The personal commitment of “OA trainers” and the twofold objective of many events, i.e. information about and marketing of OA, appear conditioned by the fact that those events are not only CPE for librarians but for a larger audience, including scientists, scholars and PhD students who partly lack real knowledge about OA. This is especially true for those events designed as an introduction or initiation to OA, to provide a global overview on OA and raise awareness about the challenge of academic publishing, notably in France where half of the CPE was dedicated to introduction and raising awareness (and will continue to be so). This “debutant level” represents only a small part of CPE in Germany because OA has been integrated in the initial LIS education. On the other hand, special topics such as hosting and management of a repository are usually limited to a professional audience. At least in this survey, no training was proposed for university administrative staff, such as training on research management, human resources, financial management etc.

Thus, the survey confirms that CPE in OA is provided not only for librarians but also for (young) academics and researchers. This is unusual for CPE which is normally designed for specific and narrow target groups, to be efficient and in line with professional needs and objectives. In the field of OA, this larger audience creates an ambiguous situation, with its own specific pros and cons. The major disadvantage is probably the fact that librarians and scientists do not have the same needs, goals and constraints, and that they often perform different information behaviours, too. Convincing arguments for information professionals may not work with scientists. Another disadvantage is related to disciplinary differences. A disciplinary approach to OA as a part of information and publishing behaviour is surely recommended for scientists; yet, a community approach to CPE may be less important for librarians. On the other hand, the advantage of such a large audience is that librarians and scientists can learn from each other, that librarians can better understand the way scientists are usually considering (or not considering) OA, and that scientists can identify librarians as a key resource for advice and assistance in the field of open access.

6. Conclusion

The main objective of the survey was to get a state-of-the-art overview on events providing CPE for OA in France and Germany and to compare the OA-related CPE events and selected circumstances under which they take place in the two countries. In general, the actual situation seems to satisfy organizers and providers of CPE as well as trainees. However, the situation of OA is changing quickly and the global acceptance and uptake of OA in both countries is not optimal. The findings show that both countries lack a general concept or coordination of CPE on OA-related topics, without any accepted or recognized curriculum (e.g. regarding minima) and unrelated to initial education; they also reveal a sometimes blurry CPE landscape with workshops, seminars, sessions, conferences etc., without any clear distinction of what is CPE and what is not. Moreover, these events are often or at least sometimes part of promotion and marketing in favour of OA policies and/or tools.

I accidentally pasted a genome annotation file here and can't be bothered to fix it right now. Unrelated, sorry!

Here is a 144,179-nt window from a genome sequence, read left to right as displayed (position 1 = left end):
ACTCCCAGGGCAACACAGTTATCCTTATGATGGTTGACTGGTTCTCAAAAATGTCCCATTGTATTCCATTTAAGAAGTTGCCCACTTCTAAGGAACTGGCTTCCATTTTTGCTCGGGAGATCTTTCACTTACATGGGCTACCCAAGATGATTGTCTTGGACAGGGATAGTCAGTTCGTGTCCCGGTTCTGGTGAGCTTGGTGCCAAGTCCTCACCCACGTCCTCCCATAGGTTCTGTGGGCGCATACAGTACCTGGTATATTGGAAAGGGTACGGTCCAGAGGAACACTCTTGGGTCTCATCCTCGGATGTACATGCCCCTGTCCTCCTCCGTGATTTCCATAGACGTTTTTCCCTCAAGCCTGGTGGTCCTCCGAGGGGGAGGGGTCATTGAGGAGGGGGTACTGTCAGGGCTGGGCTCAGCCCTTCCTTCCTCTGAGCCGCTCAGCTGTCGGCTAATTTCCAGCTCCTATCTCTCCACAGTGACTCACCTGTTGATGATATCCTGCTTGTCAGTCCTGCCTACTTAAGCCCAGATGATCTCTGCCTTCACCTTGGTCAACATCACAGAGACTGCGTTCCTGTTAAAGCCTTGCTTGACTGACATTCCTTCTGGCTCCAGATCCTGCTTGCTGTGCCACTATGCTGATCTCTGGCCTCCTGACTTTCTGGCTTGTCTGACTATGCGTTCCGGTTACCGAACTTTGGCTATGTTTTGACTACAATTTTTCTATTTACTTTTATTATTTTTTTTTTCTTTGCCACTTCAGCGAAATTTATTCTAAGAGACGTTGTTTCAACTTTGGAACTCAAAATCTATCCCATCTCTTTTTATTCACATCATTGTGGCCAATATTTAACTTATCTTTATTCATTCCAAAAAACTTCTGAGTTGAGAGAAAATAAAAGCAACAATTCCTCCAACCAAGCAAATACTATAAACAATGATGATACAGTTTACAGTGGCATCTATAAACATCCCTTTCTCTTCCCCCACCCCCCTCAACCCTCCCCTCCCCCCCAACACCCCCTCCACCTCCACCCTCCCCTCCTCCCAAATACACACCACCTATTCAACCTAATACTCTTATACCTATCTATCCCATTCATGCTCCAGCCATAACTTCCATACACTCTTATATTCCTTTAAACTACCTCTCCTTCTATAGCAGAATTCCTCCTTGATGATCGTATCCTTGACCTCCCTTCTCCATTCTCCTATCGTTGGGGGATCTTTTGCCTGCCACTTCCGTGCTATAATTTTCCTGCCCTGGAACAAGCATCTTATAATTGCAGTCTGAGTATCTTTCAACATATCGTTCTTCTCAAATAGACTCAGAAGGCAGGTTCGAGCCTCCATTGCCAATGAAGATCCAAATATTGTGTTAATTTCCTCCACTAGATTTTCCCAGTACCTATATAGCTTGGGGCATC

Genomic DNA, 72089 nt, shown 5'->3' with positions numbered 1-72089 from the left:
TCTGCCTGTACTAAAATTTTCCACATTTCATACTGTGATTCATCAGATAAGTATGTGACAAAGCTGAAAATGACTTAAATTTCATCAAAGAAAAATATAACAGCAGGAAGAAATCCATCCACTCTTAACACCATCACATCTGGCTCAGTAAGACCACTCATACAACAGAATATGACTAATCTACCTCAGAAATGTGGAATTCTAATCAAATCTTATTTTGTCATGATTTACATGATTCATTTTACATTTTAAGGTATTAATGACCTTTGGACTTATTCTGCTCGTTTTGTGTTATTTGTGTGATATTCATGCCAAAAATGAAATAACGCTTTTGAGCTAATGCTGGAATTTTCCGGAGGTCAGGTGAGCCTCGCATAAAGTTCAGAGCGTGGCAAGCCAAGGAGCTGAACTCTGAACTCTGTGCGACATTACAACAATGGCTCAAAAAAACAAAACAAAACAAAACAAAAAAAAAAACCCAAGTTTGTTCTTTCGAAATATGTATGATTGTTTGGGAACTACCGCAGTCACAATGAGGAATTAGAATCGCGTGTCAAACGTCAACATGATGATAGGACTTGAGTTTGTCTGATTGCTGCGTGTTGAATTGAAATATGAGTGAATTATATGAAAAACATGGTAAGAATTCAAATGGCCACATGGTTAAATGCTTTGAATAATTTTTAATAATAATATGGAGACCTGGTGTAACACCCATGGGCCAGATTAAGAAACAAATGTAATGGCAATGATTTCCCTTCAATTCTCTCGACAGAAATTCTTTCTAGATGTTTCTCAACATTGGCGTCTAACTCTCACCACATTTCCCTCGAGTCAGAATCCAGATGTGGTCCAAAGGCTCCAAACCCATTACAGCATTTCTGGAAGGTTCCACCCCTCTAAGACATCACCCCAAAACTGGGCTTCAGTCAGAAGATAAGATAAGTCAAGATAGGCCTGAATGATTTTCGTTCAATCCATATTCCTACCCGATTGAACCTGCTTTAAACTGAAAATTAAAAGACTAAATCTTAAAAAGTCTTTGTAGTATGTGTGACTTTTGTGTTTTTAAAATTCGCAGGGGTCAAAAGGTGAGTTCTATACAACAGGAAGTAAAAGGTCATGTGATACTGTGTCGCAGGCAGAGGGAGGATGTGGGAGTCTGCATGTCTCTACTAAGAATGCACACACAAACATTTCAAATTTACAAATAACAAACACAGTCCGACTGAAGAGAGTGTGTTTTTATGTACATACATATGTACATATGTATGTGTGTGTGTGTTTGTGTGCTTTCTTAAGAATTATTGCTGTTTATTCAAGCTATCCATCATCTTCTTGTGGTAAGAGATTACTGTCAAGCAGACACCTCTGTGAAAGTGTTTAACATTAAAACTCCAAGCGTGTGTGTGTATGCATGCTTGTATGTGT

Following the survey, three suggestions to develop CPE on OA can be made:

  1. Develop a conceptual framework for CPE on OA, for instance with reference to the UNESCO OA curriculum23 which makes a clear distinction between contents for library schools with four modules (Introduction, Infrastructure, Resource Optimization, Interoperability and Retrieval) and contents for researchers with five modules (Scholarly Communications, Concepts of Openness and Open Access, Intellectual Property Rights, Research Evaluation Metrics, Sharing Your Work in Open Access). The labelling of OA events by the European FOSTER project may be helpful, too, to identify operational programs and key topics.
  2. Create new formats for CPE on OA in order to extend the diversity of the offer and to facilitate participation and attendance, in particular through distant learning, MOOCs, webinars, tutorials etc. These new formats are “an effective way to move forward on the career track and to stay relevant in the field (without) return to school” (La Chapelle & Wark, 2014), and they may be helpful to identify and promote OA-related events unmistakably as CPE, distinctive from professional conferences etc.
  3. Separate promotion (marketing) from knowledge and skills acquisition. Linkage of CPE contents to a skills frame of reference in the field of OA, just like in other domains of library skills. This would mean an explicit definition of target groups and audiences for each event. Technical skills may be better learned in restricted professional groups while synergy and mutual learning might take place preferentially at large conferences and within (institutional) project teams.

Open science is on the agenda of the European Union. Each member state has to define its own approach to foster and develop OA to research. Academic libraries have a role to play, not only in supporting education and workforce development, but also in the dissemination and preservation of research results. Efficient CPE may be helpful to enable them to position themselves as key partners for scientists and institutions in the field of OA.